Our heroine was hoisted up in 1822 and the monument soon became the symbol of Baltimore, depicted on the city’s official seal (as shown on my Calvert Yellow recycling bin). You may have noticed that this is the big year for the Star-Spangled Banner, the lyrics of which were written by Georgetown lawyer Francis Scott Key as he proudly hailed the flag at the twilight’s last gleaming o’er the ramparts of Fort McHenry, and so on.

Brought indoors last fall, Lady B. now abides quietly at the Maryland Historical Society. A cement replica presides over her former traffic island (look both ways). Meanwhile, abiding quietly at the Acropolis Museum in Athens are five of the six caryatids from the Erechtheion porch, which went on display last June after extensive cleaning and conservation (one pedestal has been left empty for the sixth, who remains in captivity at the British Museum).

There is some question as to whether the caryatids represent priestesses of Artemis, who danced with baskets on their heads, or the women of Caryae, enslaved by the Athenians because the town sided with the Persians. Be that as it may, my point is that outside is one thing and inside another.

To see the original Lady Baltimore will cost you nine dollars; to see the original caryatids, five euros (you can try to cheer up the one in the British Museum for nothing, but they’re asking 16 pounds 50 for the BP exhibition: Ming, opening 18 September). As those of you who read my first post (“It’s Free!”) know, I’m in favor of charging admission. But what we have here is the distinction between a destination and an attraction.

A destination is a place with a name connected to images in the minds of prospective visitors: Baltimore, Fort McHenry, Athens, the Acropolis. A destination is free to occupy, 24-7 (these days the Acropolis is an exception, but the term would apply to the neighborhoods around it, such as Plaka and Monastiraki), and more than the sum of the attractions it contains.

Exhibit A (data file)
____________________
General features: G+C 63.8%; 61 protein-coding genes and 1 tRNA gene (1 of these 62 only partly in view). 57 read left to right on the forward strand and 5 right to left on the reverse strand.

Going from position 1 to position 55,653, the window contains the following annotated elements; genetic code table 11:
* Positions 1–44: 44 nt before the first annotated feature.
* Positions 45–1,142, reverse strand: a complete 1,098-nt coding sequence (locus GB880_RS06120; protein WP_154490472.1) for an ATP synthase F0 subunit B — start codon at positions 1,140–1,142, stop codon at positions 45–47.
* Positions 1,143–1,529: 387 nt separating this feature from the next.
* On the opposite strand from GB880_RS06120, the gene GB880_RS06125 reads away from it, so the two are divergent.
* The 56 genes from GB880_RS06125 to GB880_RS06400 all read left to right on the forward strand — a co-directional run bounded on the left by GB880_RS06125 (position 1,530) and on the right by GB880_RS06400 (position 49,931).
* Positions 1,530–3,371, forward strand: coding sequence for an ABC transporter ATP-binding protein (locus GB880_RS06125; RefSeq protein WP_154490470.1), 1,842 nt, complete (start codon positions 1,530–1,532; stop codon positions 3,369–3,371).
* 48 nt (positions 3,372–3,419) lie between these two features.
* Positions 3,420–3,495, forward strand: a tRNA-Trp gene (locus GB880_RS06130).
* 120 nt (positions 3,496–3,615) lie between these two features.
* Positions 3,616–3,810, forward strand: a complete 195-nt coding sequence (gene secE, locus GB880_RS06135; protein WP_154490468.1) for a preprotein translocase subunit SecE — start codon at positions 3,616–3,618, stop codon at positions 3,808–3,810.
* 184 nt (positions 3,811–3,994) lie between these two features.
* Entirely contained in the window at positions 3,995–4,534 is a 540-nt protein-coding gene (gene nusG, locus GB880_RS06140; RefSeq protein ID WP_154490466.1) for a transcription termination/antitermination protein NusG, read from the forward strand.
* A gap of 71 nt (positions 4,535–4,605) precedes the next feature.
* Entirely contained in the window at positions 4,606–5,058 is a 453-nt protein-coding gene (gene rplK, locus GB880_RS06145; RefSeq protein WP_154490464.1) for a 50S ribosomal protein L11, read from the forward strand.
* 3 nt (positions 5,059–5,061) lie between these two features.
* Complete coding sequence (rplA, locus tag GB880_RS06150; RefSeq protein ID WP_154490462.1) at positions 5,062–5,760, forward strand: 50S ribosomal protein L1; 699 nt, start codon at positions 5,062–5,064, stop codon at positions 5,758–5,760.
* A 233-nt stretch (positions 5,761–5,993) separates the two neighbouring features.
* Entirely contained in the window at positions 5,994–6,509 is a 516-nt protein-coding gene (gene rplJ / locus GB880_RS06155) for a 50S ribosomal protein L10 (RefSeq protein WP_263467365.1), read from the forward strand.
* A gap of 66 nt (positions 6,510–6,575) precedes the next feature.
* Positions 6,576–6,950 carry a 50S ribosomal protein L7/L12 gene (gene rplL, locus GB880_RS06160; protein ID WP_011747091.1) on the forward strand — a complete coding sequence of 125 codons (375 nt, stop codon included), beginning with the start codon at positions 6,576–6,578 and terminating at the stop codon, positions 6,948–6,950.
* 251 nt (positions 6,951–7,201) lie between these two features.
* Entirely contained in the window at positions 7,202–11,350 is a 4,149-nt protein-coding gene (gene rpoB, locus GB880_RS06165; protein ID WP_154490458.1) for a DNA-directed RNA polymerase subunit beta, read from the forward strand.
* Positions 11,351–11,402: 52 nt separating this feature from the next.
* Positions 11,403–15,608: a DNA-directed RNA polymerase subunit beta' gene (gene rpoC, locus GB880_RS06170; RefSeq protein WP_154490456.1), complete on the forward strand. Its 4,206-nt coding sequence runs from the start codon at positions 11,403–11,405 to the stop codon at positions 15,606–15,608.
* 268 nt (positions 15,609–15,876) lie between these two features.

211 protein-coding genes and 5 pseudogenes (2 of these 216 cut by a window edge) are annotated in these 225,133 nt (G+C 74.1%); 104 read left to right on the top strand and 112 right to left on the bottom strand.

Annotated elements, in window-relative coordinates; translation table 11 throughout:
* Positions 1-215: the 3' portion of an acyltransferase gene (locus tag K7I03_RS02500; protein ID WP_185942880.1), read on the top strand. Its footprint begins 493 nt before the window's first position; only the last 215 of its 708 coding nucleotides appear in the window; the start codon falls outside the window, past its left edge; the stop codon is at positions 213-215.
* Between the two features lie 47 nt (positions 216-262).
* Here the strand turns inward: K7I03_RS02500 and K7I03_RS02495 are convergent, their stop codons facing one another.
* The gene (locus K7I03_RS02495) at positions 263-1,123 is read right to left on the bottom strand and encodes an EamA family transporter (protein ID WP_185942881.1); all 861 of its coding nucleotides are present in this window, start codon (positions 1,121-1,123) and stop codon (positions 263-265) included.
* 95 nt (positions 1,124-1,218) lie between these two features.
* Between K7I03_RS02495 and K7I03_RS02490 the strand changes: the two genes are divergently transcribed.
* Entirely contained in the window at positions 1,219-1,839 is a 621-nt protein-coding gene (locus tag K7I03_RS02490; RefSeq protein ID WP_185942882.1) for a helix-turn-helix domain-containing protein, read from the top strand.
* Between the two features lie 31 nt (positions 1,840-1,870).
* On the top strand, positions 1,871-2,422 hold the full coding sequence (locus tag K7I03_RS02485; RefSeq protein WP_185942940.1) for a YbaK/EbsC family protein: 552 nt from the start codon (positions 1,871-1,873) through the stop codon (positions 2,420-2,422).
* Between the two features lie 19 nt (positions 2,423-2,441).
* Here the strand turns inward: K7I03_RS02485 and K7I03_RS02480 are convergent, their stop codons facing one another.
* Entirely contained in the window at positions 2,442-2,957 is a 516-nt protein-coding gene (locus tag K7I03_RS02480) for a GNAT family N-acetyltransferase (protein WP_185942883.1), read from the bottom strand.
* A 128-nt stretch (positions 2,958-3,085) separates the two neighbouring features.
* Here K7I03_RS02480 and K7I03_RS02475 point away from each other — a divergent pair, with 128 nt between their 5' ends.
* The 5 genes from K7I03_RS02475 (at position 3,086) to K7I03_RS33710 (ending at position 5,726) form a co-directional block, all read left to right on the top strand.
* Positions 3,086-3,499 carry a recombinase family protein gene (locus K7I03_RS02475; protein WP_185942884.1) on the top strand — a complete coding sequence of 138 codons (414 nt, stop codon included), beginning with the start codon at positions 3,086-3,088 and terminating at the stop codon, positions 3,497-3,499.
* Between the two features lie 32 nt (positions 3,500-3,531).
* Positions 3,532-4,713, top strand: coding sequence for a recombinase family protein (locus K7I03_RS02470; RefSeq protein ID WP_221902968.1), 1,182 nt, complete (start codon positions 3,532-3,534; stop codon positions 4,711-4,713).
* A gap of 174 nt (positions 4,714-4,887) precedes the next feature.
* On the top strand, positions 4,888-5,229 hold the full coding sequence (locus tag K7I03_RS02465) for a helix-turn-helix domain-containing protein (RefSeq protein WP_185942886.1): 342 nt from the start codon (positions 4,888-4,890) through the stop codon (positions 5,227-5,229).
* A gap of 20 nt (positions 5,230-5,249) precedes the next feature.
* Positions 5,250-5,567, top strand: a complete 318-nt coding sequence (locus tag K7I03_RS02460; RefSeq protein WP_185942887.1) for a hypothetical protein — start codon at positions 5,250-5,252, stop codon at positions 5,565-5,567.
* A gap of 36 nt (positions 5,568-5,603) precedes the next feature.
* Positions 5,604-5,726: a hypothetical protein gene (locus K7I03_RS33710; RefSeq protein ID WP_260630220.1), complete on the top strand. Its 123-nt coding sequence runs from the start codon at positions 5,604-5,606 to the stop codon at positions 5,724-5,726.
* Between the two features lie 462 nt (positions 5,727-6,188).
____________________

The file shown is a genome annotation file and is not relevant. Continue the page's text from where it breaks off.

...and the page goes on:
An attraction is a gated experience: Fort McHenry National Monument and Historic Shrine, the Maryland Historical Society, the Acropolis Museum, the British Museum.

Let’s visit some other marble women and a marble man. In the center of D.C.’s Dupont Circle is a fountain, erected in 1920 as a monument to Rear Admiral Samuel Francis du Pont (1803-1865). The du Pont family wasn’t satisfied with Launt Thompson’s statue, installed in 1884, so they shipped it to Wilmington in 1917 and hired architect Henry Bacon and sculptor Daniel Chester French, co-creators of the Lincoln Memorial, to hammer out something more memorable.

In fact, it’s a masterpiece. Water spills at three points from a huge shallow bowl. Around the bowl’s cylindrical base are figures, eight feet tall, representing the arts of navigation: Sea, a gowned female with an agitated gull on her shoulder; Sky, a nude female with billowing hair, a globe pressed to her breast; and Wind, a nude male grasping a conch, his head in profile, his privates concealed by a sail.